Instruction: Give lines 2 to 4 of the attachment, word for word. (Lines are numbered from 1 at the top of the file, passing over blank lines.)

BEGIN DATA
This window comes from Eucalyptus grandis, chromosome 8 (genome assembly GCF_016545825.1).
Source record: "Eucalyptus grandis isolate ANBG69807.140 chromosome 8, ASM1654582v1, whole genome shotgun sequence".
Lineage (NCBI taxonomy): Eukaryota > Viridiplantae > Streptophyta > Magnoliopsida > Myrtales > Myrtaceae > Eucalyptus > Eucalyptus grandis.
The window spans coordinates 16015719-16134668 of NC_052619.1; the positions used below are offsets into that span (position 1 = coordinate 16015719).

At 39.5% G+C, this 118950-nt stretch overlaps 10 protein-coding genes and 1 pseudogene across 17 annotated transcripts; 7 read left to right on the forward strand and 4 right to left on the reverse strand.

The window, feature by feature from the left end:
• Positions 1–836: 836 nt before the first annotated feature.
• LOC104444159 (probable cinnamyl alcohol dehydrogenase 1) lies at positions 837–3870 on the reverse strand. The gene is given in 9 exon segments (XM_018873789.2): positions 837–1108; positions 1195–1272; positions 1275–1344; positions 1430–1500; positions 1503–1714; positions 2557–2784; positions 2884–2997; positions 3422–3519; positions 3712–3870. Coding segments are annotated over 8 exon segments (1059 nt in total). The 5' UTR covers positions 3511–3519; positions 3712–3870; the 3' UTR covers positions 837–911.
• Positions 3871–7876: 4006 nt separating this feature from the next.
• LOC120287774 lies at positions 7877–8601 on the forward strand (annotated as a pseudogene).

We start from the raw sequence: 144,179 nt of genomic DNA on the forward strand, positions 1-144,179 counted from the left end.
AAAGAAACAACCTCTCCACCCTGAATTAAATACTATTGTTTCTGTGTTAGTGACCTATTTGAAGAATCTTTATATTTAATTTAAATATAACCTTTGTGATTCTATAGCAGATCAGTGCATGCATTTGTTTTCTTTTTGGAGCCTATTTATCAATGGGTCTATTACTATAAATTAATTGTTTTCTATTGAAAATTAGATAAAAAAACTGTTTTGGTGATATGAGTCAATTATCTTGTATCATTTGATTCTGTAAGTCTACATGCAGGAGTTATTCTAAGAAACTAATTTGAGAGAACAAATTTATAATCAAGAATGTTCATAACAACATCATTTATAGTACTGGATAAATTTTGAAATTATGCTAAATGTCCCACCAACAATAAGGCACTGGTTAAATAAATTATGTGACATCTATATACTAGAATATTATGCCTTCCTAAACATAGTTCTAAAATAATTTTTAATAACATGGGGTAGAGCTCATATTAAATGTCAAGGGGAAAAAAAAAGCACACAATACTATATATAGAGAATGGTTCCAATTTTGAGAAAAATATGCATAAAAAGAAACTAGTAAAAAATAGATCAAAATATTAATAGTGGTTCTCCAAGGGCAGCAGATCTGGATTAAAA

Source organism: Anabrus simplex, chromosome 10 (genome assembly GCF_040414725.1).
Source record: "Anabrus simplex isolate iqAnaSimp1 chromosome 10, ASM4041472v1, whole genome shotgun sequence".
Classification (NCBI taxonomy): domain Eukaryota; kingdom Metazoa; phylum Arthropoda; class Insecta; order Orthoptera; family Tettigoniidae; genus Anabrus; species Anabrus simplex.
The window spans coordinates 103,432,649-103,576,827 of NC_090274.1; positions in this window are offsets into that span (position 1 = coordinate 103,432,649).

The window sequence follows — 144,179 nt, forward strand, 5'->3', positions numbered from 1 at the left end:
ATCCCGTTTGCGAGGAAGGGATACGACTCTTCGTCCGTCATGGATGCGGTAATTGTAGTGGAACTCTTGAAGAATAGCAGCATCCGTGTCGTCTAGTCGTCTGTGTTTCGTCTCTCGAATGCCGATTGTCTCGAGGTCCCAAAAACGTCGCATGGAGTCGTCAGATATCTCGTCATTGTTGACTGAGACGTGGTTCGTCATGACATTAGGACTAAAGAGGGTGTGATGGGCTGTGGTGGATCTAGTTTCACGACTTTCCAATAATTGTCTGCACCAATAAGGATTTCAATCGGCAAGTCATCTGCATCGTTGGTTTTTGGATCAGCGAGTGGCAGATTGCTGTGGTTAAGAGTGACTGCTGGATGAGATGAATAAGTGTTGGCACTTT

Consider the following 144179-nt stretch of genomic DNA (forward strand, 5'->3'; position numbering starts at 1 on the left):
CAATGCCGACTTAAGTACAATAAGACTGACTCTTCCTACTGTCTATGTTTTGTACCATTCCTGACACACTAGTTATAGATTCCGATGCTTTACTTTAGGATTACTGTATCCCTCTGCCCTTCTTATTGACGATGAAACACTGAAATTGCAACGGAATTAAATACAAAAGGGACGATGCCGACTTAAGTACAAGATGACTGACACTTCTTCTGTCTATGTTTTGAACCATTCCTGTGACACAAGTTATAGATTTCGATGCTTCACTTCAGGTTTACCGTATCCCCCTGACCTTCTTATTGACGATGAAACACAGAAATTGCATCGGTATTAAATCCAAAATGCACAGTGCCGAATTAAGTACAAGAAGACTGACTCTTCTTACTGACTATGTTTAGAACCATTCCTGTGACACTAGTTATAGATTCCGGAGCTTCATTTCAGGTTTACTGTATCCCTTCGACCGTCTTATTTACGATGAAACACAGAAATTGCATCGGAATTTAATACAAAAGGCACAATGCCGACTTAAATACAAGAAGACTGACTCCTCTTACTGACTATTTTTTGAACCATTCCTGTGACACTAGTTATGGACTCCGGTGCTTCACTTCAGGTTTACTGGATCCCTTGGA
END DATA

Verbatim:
Source record: "Eucalyptus grandis isolate ANBG69807.140 chromosome 8, ASM1654582v1, whole genome shotgun sequence".
Lineage (NCBI taxonomy): Eukaryota > Viridiplantae > Streptophyta > Magnoliopsida > Myrtales > Myrtaceae > Eucalyptus > Eucalyptus grandis.
The window spans coordinates 16015719-16134668 of NC_052619.1; the positions used below are offsets into that span (position 1 = coordinate 16015719).